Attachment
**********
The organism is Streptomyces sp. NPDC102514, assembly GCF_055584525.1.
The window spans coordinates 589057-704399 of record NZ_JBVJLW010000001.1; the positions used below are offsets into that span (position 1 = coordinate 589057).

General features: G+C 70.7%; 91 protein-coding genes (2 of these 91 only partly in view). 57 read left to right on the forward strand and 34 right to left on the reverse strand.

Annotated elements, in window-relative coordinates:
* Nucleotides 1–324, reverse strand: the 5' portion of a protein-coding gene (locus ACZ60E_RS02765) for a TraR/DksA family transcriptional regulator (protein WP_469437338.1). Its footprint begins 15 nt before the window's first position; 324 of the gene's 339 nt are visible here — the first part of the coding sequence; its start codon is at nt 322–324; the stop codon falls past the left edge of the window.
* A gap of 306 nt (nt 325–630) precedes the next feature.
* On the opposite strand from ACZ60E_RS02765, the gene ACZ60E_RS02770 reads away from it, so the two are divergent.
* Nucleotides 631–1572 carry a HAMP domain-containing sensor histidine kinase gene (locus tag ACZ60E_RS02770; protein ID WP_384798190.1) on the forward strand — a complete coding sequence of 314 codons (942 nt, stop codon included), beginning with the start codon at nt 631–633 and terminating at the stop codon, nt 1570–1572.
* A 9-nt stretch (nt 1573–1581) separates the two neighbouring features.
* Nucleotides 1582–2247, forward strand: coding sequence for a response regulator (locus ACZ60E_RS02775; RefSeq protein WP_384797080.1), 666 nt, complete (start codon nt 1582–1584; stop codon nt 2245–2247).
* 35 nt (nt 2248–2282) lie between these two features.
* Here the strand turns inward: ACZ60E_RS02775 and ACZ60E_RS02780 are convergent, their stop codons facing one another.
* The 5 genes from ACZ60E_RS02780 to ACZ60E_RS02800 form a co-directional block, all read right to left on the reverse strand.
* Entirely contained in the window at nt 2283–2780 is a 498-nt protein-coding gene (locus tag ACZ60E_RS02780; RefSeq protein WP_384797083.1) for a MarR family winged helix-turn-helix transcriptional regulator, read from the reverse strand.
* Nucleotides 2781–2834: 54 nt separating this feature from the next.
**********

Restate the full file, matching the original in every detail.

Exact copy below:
The organism is Streptomyces sp. NPDC102514, assembly GCF_055584525.1.
The window spans coordinates 589057-704399 of record NZ_JBVJLW010000001.1; the positions used below are offsets into that span (position 1 = coordinate 589057).

General features: G+C 70.7%; 91 protein-coding genes (2 of these 91 only partly in view). 57 read left to right on the forward strand and 34 right to left on the reverse strand.

Annotated elements, in window-relative coordinates:
* Nucleotides 1–324, reverse strand: the 5' portion of a protein-coding gene (locus ACZ60E_RS02765) for a TraR/DksA family transcriptional regulator (protein WP_469437338.1). Its footprint begins 15 nt before the window's first position; 324 of the gene's 339 nt are visible here — the first part of the coding sequence; its start codon is at nt 322–324; the stop codon falls past the left edge of the window.
* A gap of 306 nt (nt 325–630) precedes the next feature.
* On the opposite strand from ACZ60E_RS02765, the gene ACZ60E_RS02770 reads away from it, so the two are divergent.
* Nucleotides 631–1572 carry a HAMP domain-containing sensor histidine kinase gene (locus tag ACZ60E_RS02770; protein ID WP_384798190.1) on the forward strand — a complete coding sequence of 314 codons (942 nt, stop codon included), beginning with the start codon at nt 631–633 and terminating at the stop codon, nt 1570–1572.
* A 9-nt stretch (nt 1573–1581) separates the two neighbouring features.
* Nucleotides 1582–2247, forward strand: coding sequence for a response regulator (locus ACZ60E_RS02775; RefSeq protein WP_384797080.1), 666 nt, complete (start codon nt 1582–1584; stop codon nt 2245–2247).
* 35 nt (nt 2248–2282) lie between these two features.
* Here the strand turns inward: ACZ60E_RS02775 and ACZ60E_RS02780 are convergent, their stop codons facing one another.
* The 5 genes from ACZ60E_RS02780 to ACZ60E_RS02800 form a co-directional block, all read right to left on the reverse strand.
* Entirely contained in the window at nt 2283–2780 is a 498-nt protein-coding gene (locus tag ACZ60E_RS02780; RefSeq protein WP_384797083.1) for a MarR family winged helix-turn-helix transcriptional regulator, read from the reverse strand.
* Nucleotides 2781–2834: 54 nt separating this feature from the next.